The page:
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Review: Skyfall (2012)

Well, it’s all come down to this. I’ve gone through 6 James Bond films in the past 2 days, to prep for Skyfall. Surprisingly, it isn’t Casino Royale or Quantum of Solace that fit best with Skyfall, but rather the classics during the Connery and Moore days. Fair warning: spoilers abound below.

Skyfall starts out with the usual chase scene; what you’re used to in the Craig era. This chase soon leads to the alleged death of Bond, at the hands of a fellow agent. Begin typical Bond intro. Enter Bond with woman, enjoying his “death”. Of course, he does return, only to find M (Judi Dench) on the verge of being forced into retirement and a crazed mad man (Javier Bardem) hacking their system, blowing up MI6 HQ, and leaking the identities of undercover agents. All in a days work for 007, right?

I was extremely nervous going into the theater. After all, I hadn’t heard anything but rave reviews about Skyfall in the entire week leading up to seeing it. It began, and the opening chase scene was on par with Casino Royale and Quantum of Solace. The title sequence was just as good. Craig was typically good, Dench top notch, per norm. It was all in all a good Craig/007 movie. Then comes Javier Bardem’s Silva. Much like Heath Ledger’s Joker brought The Dark Knight up a whole notch, Silva did the same for Skyfall. He’s ten times more intimidating than the previous Craig-era villains, is only after one thing (revenge), and has the usual Bond villain deformity. The man is scary. What’s scary is that he isn’t after dropping a nuclear bomb, or taking over the world, he only want to see M die.

Another reason Skyfall was particularly mind-blowing for me was all of the throwbacks. We get 3(!) new regulars, some of which haven’t been seen in a decade or more. Q (Ben Whishaw) was my personal favorite. If you remember the old Desmond Llewelyn days, you remember that he and Bond always had an interesting relationship. He was always older than Bond, but never afraid to let him know what he thought of him. Now, with a younger Q, the dynamic changes, but the same relationship is there. Also, what about bringing back the DB5? Ejector seat and all?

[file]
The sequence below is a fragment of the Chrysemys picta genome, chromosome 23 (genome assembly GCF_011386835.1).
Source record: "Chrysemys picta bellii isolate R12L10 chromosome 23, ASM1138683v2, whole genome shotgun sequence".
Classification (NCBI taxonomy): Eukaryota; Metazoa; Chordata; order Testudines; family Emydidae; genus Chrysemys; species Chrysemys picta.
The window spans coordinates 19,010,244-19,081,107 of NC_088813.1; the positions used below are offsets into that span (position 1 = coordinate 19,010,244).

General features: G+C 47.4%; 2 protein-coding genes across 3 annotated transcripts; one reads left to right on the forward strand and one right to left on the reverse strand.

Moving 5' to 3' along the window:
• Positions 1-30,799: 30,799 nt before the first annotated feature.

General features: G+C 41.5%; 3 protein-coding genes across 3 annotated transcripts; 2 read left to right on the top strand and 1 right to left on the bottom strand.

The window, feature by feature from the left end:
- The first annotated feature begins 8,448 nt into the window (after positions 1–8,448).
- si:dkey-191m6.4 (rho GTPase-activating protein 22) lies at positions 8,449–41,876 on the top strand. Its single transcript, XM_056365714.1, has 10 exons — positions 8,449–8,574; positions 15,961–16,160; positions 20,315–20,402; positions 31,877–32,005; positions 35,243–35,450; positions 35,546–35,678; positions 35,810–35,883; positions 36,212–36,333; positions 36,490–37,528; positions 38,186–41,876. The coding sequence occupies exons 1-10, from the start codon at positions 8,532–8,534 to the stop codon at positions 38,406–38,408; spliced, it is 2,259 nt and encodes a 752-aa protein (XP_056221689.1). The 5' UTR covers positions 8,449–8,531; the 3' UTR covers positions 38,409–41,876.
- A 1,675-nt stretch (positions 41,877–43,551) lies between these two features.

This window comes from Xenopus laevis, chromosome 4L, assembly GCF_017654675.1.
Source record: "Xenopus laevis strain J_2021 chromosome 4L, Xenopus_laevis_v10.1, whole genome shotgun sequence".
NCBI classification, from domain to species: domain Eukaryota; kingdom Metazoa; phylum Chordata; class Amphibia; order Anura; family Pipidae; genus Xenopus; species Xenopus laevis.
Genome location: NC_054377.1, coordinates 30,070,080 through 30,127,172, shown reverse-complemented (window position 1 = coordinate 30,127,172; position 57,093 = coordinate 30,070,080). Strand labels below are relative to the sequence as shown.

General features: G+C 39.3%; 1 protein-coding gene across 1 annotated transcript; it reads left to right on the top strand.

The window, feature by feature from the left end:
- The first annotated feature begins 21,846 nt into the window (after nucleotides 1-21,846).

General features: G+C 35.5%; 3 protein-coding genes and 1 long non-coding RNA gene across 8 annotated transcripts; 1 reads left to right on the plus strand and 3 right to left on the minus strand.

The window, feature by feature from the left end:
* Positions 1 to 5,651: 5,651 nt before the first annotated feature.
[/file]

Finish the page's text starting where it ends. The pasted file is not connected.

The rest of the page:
Overall, as you can tell by the length of this post, this is now my new favorite Bond film. While it does lag, and the last sequence of events seems a bit out of place, I respect Sam Mendes trying to take the series in a new direction while still honoring the past. An absolute treat to watch.

My Rating: A+

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Review: No Country for Old Men (2007)

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Both No Country for Old Men and There Will Be Blood have been on my to-watch-list since the competed at almost every award show in ’07. Daniel Day-Lewis, as much as I hate to say it, will have to wait. Today is Javier Bardem’s day.

Set in the 1980’s hunter and Texan, Llewelyn Moss (Josh Brolin) comes across a botched drug deal, snatching up the suitcase of money for himself. Things get complicated when killer, and all around crazy person Anton Chigurh (Bardem) goes on the chase to get the money. Bringing things up in the rear, there is Sheriff Ed Tom Bell (Tommy Lee Jones) trying to figure out what the heck is going on. Soon Llewlyn’s family is in danger, the chase gets more intense, and we get one of the most unique killing weapons in cinematic history.

Give credit to the Coen Brothers. Every person in this film is casted perfectly. The everyman caught in the middle but who can also stand his own is Josh Brolin perfectly. No one could’ve pulled off the creepy hairstyling of Bardem, and can anyone play a Texas cop like Tommy Lee Jones? To see NCFOM, is to see how to script meant it to be performed. Like most Coen movies, it blends genres like crazy, mixing Western, horror, crime, and comedy all in one. Everything was going fine, until the finale. (Spoiler ahead, so skip if you haven’t seen it) I’ve always been a fan of finales where you don’t exactly know what happened. But I was not too fond of this one. For one, I assume most of the Moss family dies, but with the whole movie focusing on his escape, we don’t even get any hint of what happens to him? Seems like myself, as the viewer, wasted that investment I had in the main character, and not get any real sight into how it ends.

Anyway, the whole movie is really good, with an unfortunate end. Don’t let that prevent you from seeing it if you haven’t already. No Country for Old Men is a lesson in tense atmosphere, white knuckle action, and some serious violence. So…if you’re into that sort of thing….

My Rating: A-